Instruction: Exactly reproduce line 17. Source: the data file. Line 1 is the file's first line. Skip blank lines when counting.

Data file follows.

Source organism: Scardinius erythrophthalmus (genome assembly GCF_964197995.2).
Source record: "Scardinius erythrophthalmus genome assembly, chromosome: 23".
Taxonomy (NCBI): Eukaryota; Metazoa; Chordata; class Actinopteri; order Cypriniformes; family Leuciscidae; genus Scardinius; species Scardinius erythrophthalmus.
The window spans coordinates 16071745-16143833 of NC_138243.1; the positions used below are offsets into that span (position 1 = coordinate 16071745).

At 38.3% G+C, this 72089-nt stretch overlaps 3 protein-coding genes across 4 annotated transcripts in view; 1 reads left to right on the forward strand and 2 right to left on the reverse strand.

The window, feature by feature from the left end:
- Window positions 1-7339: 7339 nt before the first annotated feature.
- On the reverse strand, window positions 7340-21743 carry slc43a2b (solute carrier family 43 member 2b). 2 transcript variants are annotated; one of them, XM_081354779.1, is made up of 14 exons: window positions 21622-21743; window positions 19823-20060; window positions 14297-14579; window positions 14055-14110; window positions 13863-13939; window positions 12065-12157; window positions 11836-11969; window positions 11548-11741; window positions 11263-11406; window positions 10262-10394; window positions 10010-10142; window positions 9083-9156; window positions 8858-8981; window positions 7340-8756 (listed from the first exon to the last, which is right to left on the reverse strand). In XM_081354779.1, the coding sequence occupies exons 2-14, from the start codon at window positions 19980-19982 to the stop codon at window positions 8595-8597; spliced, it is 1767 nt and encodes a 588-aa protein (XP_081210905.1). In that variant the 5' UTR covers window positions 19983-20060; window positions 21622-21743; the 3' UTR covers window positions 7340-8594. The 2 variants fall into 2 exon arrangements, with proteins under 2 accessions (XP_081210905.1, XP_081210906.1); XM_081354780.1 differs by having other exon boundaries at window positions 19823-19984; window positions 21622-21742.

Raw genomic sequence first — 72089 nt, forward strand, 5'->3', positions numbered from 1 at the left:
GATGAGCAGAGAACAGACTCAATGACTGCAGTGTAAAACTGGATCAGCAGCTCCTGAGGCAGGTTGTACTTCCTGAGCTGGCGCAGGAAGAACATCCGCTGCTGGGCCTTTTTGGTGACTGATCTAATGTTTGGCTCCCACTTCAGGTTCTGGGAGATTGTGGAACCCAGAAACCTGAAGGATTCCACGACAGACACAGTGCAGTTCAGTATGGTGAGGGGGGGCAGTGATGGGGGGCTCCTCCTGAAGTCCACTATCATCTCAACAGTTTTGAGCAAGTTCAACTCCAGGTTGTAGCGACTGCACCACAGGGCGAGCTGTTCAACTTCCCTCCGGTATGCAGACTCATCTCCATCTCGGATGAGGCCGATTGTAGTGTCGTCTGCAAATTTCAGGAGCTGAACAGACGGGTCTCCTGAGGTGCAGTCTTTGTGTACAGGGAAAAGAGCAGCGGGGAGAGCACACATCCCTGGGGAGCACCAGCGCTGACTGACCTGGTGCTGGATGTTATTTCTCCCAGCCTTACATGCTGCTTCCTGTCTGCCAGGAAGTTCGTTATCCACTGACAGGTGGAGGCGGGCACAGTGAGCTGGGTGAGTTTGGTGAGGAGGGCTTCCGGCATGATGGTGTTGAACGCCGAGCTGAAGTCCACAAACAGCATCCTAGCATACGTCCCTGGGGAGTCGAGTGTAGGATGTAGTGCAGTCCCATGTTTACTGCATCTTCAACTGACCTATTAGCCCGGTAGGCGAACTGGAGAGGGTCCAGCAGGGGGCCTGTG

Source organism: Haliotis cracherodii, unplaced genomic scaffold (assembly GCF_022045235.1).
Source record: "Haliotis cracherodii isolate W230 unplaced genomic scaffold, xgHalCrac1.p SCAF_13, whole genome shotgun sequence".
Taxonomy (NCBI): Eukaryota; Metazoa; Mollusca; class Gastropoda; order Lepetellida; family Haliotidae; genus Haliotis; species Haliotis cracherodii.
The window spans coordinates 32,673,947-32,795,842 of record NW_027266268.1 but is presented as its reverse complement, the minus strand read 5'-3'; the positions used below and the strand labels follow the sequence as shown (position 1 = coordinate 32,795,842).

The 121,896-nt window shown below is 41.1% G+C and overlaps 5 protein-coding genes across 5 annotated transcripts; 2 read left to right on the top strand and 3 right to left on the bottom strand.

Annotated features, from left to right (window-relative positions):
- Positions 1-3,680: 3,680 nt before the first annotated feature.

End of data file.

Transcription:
- Positions 1-3,680: 3,680 nt before the first annotated feature.